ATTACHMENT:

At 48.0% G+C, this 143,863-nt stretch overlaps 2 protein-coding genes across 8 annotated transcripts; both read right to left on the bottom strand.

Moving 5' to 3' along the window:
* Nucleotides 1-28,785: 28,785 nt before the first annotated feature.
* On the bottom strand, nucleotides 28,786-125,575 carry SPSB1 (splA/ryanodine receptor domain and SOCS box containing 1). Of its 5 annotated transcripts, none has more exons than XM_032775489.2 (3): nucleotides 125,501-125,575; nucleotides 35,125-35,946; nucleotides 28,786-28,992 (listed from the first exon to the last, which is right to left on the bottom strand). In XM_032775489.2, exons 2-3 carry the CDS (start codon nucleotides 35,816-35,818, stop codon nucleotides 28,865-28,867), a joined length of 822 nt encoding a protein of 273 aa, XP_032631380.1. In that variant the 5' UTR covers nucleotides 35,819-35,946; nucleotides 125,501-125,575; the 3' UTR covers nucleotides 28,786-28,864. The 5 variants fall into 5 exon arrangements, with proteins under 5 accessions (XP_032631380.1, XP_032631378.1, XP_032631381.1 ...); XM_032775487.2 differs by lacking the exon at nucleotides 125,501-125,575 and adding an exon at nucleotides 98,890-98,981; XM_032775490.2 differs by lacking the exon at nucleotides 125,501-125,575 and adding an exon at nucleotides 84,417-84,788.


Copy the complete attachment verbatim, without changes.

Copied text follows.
At 48.0% G+C, this 143,863-nt stretch overlaps 2 protein-coding genes across 8 annotated transcripts; both read right to left on the bottom strand.

Moving 5' to 3' along the window:
* Nucleotides 1-28,785: 28,785 nt before the first annotated feature.
* On the bottom strand, nucleotides 28,786-125,575 carry SPSB1 (splA/ryanodine receptor domain and SOCS box containing 1). Of its 5 annotated transcripts, none has more exons than XM_032775489.2 (3): nucleotides 125,501-125,575; nucleotides 35,125-35,946; nucleotides 28,786-28,992 (listed from the first exon to the last, which is right to left on the bottom strand). In XM_032775489.2, exons 2-3 carry the CDS (start codon nucleotides 35,816-35,818, stop codon nucleotides 28,865-28,867), a joined length of 822 nt encoding a protein of 273 aa, XP_032631380.1. In that variant the 5' UTR covers nucleotides 35,819-35,946; nucleotides 125,501-125,575; the 3' UTR covers nucleotides 28,786-28,864. The 5 variants fall into 5 exon arrangements, with proteins under 5 accessions (XP_032631380.1, XP_032631378.1, XP_032631381.1 ...); XM_032775487.2 differs by lacking the exon at nucleotides 125,501-125,575 and adding an exon at nucleotides 98,890-98,981; XM_032775490.2 differs by lacking the exon at nucleotides 125,501-125,575 and adding an exon at nucleotides 84,417-84,788.